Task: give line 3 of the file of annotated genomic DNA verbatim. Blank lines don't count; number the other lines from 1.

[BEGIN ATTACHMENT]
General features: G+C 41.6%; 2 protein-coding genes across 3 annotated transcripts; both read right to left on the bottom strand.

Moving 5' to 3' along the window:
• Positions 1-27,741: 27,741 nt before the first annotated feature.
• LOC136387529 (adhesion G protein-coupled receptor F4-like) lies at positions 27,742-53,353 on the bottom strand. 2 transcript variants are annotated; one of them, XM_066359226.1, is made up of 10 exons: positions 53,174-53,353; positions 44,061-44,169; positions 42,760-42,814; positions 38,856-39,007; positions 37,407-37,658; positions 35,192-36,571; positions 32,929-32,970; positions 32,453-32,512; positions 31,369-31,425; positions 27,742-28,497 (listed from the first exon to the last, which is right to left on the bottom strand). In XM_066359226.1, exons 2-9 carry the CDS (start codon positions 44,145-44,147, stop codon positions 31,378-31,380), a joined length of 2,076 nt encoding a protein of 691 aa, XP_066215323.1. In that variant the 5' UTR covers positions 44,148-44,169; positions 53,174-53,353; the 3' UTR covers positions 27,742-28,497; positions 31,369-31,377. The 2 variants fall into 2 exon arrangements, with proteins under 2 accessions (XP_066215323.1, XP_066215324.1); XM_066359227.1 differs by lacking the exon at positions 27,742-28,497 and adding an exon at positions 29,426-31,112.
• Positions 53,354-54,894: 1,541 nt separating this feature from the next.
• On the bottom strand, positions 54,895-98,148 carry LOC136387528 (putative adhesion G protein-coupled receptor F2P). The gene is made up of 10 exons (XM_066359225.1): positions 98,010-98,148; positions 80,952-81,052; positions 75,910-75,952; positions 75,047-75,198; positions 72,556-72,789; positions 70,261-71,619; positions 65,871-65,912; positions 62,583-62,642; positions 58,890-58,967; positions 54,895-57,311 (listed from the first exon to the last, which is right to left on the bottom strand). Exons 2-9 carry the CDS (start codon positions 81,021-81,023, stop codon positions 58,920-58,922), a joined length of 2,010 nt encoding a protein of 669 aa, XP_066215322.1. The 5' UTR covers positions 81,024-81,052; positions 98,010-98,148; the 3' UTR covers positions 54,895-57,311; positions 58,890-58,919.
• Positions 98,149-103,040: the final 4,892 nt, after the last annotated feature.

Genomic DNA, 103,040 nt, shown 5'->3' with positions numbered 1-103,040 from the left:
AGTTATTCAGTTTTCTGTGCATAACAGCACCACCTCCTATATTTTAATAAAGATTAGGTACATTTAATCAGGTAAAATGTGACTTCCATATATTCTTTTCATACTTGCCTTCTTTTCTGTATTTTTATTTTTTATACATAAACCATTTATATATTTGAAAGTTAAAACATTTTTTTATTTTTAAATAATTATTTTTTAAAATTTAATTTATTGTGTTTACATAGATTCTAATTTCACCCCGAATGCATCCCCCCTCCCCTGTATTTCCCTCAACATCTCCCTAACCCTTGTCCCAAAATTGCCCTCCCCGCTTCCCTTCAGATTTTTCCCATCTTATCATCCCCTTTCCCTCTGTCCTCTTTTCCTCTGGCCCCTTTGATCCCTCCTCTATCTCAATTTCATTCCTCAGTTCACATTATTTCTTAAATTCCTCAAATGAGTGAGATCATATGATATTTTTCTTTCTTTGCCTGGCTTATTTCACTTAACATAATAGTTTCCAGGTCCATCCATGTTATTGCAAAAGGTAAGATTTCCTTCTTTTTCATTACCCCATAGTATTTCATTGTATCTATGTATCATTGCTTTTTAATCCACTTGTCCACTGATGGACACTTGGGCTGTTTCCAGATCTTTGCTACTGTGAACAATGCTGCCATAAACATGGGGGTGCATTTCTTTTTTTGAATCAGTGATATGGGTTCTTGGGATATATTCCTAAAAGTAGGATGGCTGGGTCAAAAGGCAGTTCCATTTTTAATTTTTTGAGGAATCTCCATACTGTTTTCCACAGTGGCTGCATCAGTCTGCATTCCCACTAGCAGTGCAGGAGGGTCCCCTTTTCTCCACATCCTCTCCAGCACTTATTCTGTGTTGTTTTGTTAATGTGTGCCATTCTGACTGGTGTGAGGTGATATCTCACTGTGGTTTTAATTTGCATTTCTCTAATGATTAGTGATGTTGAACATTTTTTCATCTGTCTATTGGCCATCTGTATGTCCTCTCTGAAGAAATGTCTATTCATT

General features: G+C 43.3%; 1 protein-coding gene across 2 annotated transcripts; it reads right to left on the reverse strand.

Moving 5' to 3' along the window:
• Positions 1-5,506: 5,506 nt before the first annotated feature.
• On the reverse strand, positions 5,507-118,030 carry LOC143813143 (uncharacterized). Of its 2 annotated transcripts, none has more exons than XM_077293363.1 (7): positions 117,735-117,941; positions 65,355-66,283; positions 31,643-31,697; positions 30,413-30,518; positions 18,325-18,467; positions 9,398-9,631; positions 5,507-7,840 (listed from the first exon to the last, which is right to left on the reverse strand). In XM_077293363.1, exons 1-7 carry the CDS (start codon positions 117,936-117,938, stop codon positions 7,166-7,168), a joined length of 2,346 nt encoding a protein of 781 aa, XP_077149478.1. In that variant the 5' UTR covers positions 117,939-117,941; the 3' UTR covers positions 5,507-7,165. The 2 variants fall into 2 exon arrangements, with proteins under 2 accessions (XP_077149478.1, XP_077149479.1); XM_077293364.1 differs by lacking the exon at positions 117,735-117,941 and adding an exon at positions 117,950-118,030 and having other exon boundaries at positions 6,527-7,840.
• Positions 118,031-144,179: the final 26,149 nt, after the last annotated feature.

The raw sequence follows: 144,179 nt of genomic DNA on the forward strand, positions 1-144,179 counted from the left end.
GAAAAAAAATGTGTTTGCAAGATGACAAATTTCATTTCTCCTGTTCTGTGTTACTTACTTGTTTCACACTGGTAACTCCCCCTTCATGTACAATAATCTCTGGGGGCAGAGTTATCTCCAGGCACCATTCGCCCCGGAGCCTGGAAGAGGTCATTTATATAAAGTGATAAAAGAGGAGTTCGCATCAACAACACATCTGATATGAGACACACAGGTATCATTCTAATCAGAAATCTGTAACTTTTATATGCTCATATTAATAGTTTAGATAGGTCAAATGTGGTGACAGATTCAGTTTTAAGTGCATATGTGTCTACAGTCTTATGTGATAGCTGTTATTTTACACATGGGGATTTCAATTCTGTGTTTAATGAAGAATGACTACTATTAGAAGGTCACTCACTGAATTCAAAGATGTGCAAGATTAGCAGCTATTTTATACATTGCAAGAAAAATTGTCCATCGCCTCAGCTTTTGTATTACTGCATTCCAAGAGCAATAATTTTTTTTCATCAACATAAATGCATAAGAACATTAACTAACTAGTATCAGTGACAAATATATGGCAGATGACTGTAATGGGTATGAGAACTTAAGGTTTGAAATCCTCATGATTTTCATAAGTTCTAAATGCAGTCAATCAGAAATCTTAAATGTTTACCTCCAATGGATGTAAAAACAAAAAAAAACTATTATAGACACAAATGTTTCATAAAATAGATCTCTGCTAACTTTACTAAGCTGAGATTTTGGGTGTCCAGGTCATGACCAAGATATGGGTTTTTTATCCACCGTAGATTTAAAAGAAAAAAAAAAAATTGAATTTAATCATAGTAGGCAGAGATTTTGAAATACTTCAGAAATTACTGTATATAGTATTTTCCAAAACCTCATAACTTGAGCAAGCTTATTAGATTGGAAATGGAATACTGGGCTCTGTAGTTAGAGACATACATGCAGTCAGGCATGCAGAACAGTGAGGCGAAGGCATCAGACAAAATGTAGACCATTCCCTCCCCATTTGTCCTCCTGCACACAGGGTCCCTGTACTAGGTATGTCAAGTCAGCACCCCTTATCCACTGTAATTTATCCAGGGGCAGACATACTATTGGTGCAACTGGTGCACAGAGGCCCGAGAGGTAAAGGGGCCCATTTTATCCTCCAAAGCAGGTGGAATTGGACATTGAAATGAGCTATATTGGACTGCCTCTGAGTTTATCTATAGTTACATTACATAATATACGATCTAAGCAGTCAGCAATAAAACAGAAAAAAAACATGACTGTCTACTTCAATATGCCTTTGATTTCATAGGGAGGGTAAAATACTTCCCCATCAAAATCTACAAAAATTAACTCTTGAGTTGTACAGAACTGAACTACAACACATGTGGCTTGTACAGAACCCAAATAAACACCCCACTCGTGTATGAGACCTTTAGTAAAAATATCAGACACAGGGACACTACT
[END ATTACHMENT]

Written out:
• Positions 1-27,741: 27,741 nt before the first annotated feature.